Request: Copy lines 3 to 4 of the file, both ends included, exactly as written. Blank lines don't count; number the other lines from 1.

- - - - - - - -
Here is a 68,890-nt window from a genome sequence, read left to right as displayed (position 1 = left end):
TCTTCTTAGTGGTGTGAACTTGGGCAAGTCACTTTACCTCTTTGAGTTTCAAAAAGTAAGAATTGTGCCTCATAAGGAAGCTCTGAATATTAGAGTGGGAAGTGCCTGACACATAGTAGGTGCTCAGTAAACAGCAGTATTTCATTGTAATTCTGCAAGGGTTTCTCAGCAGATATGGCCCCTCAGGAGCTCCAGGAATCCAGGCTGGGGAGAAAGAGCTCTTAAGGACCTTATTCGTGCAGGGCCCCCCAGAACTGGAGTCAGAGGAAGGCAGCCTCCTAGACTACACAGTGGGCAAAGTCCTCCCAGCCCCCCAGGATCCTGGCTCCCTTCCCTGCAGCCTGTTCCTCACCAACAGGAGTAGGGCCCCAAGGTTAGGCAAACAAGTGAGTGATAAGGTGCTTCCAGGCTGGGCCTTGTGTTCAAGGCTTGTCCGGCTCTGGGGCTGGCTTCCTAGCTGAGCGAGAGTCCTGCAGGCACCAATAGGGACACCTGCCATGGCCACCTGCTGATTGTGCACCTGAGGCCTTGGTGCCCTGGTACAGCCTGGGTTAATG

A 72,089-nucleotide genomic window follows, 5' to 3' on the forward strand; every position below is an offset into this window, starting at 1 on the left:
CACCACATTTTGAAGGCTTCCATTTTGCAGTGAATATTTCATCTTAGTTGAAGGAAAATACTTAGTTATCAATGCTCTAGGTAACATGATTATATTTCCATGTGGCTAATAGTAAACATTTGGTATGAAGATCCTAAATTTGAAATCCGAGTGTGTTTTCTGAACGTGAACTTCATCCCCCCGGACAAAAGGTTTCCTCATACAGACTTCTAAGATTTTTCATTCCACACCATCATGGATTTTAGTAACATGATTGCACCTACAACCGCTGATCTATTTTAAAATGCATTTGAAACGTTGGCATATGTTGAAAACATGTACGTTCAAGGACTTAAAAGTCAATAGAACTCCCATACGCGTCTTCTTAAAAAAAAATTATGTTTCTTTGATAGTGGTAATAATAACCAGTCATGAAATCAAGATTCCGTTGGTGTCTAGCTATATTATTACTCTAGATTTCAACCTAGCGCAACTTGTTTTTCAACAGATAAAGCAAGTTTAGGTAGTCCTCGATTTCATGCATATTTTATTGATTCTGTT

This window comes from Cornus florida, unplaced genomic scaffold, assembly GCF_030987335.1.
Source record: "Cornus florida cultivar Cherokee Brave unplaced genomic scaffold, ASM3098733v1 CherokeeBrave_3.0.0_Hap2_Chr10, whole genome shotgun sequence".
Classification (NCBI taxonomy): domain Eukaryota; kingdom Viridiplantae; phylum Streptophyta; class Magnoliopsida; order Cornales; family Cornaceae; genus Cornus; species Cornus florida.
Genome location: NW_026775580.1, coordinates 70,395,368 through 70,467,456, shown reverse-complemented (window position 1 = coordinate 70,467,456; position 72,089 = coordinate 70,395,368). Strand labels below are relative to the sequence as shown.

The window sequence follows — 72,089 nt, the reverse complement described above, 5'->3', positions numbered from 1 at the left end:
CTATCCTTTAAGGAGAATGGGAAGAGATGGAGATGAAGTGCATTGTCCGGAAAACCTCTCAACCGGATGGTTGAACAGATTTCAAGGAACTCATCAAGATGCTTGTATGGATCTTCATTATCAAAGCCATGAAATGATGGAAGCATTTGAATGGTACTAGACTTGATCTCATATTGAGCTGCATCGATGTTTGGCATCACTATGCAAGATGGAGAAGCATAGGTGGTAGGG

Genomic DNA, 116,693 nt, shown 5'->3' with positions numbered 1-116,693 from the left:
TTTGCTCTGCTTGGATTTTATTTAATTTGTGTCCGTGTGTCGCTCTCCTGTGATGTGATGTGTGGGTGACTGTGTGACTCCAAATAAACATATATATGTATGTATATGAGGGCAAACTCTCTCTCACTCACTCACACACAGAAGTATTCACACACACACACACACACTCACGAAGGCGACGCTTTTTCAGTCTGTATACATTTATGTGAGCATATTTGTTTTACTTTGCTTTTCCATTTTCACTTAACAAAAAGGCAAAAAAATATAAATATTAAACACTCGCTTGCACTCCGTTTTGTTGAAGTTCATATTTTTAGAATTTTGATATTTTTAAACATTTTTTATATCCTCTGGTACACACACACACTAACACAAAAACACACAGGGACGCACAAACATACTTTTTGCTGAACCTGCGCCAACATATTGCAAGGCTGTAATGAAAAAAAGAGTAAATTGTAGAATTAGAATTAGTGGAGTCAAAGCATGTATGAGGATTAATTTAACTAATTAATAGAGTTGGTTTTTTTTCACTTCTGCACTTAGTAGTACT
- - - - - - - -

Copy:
A 72,089-nucleotide genomic window follows, 5' to 3' on the forward strand; every position below is an offset into this window, starting at 1 on the left:
CACCACATTTTGAAGGCTTCCATTTTGCAGTGAATATTTCATCTTAGTTGAAGGAAAATACTTAGTTATCAATGCTCTAGGTAACATGATTATATTTCCATGTGGCTAATAGTAAACATTTGGTATGAAGATCCTAAATTTGAAATCCGAGTGTGTTTTCTGAACGTGAACTTCATCCCCCCGGACAAAAGGTTTCCTCATACAGACTTCTAAGATTTTTCATTCCACACCATCATGGATTTTAGTAACATGATTGCACCTACAACCGCTGATCTATTTTAAAATGCATTTGAAACGTTGGCATATGTTGAAAACATGTACGTTCAAGGACTTAAAAGTCAATAGAACTCCCATACGCGTCTTCTTAAAAAAAAATTATGTTTCTTTGATAGTGGTAATAATAACCAGTCATGAAATCAAGATTCCGTTGGTGTCTAGCTATATTATTACTCTAGATTTCAACCTAGCGCAACTTGTTTTTCAACAGATAAAGCAAGTTTAGGTAGTCCTCGATTTCATGCATATTTTATTGATTCTGTT